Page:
Several important anniversaries occurred in 2014, including the 100th anniversary of the start of World War I; the 70th anniversary of the Normandy landing marking the beginning of the end of World War II; the 60th anniversary of the Supreme Court Brown v. Board of Education decision, which helped end racial segregation in schools; and the 50th anniversary of the Civil Rights Act of 1964.
Since 2014 has been the 50th anniversary of President Johnson's "war on poverty," we should note that this was another war that the Johnson administration lost. Both he and President Kennedy before him said that the purpose of the "war on poverty" was to help people become self-supporting, to end dependency on government programs. But 50 years and trillions of dollars later, there is more dependency than ever.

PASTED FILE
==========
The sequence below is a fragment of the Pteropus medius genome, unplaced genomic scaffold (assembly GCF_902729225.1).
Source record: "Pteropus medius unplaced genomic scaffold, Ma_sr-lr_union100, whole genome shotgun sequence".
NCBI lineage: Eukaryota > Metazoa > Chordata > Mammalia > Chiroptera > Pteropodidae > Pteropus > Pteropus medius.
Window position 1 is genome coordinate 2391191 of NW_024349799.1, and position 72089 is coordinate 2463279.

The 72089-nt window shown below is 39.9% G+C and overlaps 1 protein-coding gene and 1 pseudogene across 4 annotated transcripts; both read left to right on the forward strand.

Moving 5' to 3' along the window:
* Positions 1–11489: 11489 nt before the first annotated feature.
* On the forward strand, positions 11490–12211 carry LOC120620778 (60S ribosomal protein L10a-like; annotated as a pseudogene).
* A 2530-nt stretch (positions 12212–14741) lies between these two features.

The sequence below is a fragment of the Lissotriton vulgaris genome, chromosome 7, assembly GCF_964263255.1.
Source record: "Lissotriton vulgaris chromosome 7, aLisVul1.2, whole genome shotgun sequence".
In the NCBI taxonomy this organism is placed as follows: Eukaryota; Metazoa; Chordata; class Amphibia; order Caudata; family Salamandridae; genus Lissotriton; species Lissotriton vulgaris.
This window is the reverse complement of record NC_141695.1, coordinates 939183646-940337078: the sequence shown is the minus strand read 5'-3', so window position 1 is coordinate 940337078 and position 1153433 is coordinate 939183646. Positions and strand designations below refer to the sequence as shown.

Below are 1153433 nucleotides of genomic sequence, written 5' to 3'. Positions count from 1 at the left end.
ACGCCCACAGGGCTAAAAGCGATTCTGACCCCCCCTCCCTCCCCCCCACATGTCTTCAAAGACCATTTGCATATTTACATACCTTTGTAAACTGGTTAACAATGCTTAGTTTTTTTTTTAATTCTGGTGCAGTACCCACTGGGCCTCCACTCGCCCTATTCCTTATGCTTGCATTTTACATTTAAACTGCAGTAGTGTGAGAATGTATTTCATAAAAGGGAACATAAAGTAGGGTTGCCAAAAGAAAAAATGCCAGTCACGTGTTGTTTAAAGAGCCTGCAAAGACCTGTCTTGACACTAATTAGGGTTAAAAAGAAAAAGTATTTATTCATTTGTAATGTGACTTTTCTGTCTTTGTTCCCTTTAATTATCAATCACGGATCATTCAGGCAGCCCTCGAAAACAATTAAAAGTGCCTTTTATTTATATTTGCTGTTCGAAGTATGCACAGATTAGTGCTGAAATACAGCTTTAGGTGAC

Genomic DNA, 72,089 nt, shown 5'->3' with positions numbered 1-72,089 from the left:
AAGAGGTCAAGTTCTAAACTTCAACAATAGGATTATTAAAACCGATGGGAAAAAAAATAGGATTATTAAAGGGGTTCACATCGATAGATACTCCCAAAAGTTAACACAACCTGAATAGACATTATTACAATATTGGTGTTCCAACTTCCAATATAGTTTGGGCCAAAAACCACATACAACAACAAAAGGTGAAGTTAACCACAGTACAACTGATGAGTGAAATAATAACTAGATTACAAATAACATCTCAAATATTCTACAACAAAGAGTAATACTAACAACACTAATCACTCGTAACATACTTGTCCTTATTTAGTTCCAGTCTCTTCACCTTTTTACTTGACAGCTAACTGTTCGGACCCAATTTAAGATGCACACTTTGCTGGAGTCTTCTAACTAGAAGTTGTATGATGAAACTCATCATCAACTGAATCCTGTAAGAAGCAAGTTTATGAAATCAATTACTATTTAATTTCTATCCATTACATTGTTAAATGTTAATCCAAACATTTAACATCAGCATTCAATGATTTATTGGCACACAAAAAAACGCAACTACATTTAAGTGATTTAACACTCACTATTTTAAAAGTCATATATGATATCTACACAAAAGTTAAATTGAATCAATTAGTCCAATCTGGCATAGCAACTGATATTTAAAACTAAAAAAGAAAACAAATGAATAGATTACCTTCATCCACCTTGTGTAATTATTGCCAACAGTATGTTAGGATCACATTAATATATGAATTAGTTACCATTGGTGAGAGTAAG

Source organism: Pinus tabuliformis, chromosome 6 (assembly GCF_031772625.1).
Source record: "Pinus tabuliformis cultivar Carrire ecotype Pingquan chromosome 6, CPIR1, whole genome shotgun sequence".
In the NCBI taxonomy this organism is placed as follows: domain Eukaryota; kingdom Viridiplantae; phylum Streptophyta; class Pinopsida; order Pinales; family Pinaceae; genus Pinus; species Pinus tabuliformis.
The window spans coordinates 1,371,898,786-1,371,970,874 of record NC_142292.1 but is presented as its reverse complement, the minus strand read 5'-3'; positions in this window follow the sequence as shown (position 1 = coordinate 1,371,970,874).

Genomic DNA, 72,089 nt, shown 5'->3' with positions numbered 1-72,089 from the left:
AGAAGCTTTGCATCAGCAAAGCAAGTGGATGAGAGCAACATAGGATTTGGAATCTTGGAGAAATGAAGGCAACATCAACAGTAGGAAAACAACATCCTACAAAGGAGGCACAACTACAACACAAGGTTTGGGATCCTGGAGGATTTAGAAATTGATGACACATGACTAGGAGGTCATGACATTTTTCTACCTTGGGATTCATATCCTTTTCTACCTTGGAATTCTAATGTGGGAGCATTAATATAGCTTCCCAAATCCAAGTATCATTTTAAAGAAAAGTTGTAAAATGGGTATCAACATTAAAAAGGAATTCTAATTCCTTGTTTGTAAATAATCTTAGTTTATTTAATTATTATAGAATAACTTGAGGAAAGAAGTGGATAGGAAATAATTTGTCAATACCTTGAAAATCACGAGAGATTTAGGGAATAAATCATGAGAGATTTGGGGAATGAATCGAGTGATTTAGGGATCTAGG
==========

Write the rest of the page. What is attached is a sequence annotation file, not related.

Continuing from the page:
Let's hope we have learned something from past debacles.
As my IWF colleague Rachel DiCarlo Currie explained in her excellent Policy Focus last year, social mobility in the United States remains strong, but government poverty programs have perverse features that perpetuate the cycle of poverty:
…America’s means-tested programs impose extremely high effective marginal tax rates on low-income workers, because a modest pay raise can mean a loss of government benefits (in addition to a higher statutory tax rate). Such perverse incentives reduce both work hours and labor-force participation. …
Just as welfare programs can discourage work, they can also discourage low-income couples from tying the knot, through an implicit tax on marriage.
Promoting economic opportunity for all, strong marriages, and strong families is one of the best ways to break the cycle of poverty—and that requires less government , not more.